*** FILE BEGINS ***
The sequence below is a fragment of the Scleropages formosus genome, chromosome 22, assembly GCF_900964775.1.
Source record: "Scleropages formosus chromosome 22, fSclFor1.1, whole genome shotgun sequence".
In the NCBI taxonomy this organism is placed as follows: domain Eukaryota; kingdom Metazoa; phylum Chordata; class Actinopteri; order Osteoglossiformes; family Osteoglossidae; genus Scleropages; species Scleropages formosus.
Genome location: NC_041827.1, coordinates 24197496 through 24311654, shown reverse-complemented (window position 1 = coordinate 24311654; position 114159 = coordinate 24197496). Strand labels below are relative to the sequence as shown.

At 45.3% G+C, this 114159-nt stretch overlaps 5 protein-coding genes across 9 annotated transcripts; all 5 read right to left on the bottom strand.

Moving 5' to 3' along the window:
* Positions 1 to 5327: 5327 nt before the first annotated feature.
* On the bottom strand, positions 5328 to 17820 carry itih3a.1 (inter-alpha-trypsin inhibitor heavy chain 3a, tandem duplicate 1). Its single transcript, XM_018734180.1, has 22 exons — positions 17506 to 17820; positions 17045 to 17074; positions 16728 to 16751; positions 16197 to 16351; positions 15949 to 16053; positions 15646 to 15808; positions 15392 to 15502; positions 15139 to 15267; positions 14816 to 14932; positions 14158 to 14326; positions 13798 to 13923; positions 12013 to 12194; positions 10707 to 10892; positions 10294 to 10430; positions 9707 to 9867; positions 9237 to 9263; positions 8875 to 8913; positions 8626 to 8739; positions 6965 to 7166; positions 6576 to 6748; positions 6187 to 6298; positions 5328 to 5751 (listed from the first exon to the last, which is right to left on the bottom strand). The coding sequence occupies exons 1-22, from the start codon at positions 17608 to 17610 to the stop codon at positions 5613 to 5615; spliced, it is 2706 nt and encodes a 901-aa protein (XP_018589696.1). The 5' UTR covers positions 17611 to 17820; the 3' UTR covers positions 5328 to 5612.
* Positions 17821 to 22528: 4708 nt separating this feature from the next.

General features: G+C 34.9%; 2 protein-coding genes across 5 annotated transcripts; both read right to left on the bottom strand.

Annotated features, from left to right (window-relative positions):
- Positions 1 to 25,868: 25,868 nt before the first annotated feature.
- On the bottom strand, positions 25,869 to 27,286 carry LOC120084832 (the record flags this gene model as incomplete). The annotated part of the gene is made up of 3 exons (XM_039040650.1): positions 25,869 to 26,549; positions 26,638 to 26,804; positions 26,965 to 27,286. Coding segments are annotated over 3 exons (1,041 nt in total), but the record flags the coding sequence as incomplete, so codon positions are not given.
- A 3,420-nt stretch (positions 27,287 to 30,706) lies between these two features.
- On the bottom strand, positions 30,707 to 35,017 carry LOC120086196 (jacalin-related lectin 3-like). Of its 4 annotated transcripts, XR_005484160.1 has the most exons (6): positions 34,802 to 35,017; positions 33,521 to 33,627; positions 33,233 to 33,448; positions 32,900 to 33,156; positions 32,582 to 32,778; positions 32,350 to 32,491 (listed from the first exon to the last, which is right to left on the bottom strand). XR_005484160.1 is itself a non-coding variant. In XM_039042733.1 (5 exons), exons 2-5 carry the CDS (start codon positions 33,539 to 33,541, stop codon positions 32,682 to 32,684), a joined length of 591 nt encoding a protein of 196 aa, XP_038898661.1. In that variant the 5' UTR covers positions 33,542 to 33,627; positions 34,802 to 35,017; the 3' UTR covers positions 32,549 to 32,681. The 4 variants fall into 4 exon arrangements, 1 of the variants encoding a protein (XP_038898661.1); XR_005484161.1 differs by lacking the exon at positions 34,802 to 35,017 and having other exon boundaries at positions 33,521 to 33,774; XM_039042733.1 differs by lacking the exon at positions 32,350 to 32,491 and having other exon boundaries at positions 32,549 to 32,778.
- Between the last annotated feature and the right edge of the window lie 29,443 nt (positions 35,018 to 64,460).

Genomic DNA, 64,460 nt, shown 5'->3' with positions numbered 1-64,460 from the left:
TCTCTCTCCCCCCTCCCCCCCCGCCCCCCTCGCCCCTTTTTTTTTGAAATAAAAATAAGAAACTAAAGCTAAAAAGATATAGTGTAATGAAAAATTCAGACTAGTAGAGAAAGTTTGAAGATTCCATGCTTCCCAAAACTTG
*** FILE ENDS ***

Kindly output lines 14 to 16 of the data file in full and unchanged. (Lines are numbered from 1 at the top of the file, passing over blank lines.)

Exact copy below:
- A 3,420-nt stretch (positions 27,287 to 30,706) lies between these two features.
- On the bottom strand, positions 30,707 to 35,017 carry LOC120086196 (jacalin-related lectin 3-like). Of its 4 annotated transcripts, XR_005484160.1 has the most exons (6): positions 34,802 to 35,017; positions 33,521 to 33,627; positions 33,233 to 33,448; positions 32,900 to 33,156; positions 32,582 to 32,778; positions 32,350 to 32,491 (listed from the first exon to the last, which is right to left on the bottom strand). XR_005484160.1 is itself a non-coding variant. In XM_039042733.1 (5 exons), exons 2-5 carry the CDS (start codon positions 33,539 to 33,541, stop codon positions 32,682 to 32,684), a joined length of 591 nt encoding a protein of 196 aa, XP_038898661.1. In that variant the 5' UTR covers positions 33,542 to 33,627; positions 34,802 to 35,017; the 3' UTR covers positions 32,549 to 32,681. The 4 variants fall into 4 exon arrangements, 1 of the variants encoding a protein (XP_038898661.1); XR_005484161.1 differs by lacking the exon at positions 34,802 to 35,017 and having other exon boundaries at positions 33,521 to 33,774; XM_039042733.1 differs by lacking the exon at positions 32,350 to 32,491 and having other exon boundaries at positions 32,549 to 32,778.
- Between the last annotated feature and the right edge of the window lie 29,443 nt (positions 35,018 to 64,460).